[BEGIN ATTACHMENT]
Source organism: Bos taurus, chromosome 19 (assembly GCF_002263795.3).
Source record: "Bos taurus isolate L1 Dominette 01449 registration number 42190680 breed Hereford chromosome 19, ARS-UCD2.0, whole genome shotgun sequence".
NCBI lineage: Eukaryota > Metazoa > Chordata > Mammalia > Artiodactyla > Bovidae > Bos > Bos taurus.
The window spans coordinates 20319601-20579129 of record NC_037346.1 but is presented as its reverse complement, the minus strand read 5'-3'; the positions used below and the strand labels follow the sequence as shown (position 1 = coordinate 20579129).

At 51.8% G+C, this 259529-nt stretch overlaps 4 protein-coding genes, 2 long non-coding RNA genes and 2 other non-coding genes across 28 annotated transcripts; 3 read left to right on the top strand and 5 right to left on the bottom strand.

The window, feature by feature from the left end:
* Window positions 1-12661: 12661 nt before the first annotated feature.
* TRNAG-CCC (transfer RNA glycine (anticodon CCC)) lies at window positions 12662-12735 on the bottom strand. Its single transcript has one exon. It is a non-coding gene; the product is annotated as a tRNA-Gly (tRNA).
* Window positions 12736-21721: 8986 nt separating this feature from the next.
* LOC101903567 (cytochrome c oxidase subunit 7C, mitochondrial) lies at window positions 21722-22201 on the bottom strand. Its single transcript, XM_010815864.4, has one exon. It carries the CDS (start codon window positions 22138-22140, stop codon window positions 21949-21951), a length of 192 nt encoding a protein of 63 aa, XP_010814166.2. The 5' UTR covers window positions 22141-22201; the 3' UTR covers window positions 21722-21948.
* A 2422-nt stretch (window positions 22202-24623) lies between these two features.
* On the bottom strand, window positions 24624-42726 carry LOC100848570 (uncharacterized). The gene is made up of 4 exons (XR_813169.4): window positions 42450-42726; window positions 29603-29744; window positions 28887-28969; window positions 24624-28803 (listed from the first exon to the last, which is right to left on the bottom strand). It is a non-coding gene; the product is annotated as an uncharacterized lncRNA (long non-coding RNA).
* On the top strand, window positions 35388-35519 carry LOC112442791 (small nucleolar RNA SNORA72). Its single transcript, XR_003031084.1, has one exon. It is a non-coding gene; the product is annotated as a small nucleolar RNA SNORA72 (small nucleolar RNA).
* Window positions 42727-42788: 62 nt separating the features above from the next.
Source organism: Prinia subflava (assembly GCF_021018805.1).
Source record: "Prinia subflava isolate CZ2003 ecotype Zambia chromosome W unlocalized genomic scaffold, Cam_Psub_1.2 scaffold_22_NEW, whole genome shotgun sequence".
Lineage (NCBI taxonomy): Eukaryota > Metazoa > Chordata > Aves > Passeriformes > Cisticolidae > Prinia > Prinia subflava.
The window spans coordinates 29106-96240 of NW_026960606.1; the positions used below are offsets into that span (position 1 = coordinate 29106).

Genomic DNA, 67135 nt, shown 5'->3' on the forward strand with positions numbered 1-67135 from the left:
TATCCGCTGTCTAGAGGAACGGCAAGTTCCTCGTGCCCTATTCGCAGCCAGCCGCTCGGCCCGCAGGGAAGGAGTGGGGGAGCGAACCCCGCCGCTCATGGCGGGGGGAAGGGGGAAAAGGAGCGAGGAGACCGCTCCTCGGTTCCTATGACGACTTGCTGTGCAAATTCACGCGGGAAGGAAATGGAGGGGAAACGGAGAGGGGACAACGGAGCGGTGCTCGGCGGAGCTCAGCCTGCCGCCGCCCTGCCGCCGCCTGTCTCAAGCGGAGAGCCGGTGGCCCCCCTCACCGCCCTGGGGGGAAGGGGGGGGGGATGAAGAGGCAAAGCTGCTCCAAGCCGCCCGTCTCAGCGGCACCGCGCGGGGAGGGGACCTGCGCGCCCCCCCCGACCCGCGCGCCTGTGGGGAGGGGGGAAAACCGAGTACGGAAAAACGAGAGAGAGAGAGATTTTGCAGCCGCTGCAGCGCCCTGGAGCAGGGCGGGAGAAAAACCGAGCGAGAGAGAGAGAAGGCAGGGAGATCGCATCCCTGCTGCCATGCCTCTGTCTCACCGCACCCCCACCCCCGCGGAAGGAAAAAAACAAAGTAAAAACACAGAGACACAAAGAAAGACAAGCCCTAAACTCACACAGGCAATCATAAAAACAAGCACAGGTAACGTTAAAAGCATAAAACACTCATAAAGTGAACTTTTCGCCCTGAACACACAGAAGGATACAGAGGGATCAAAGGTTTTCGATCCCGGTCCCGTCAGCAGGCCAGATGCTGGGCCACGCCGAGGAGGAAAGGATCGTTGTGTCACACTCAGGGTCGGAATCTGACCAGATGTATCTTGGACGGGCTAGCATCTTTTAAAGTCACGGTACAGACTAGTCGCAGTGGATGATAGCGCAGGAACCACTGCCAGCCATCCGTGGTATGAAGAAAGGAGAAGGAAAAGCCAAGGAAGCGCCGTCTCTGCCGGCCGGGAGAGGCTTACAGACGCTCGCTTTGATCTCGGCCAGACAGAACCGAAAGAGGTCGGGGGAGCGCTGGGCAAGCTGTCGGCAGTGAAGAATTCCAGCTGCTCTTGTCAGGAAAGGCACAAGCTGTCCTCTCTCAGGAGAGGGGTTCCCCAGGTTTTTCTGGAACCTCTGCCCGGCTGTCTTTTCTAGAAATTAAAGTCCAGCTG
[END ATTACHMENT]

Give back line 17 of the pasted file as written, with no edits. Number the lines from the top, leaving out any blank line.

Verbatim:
Lineage (NCBI taxonomy): Eukaryota > Metazoa > Chordata > Aves > Passeriformes > Cisticolidae > Prinia > Prinia subflava.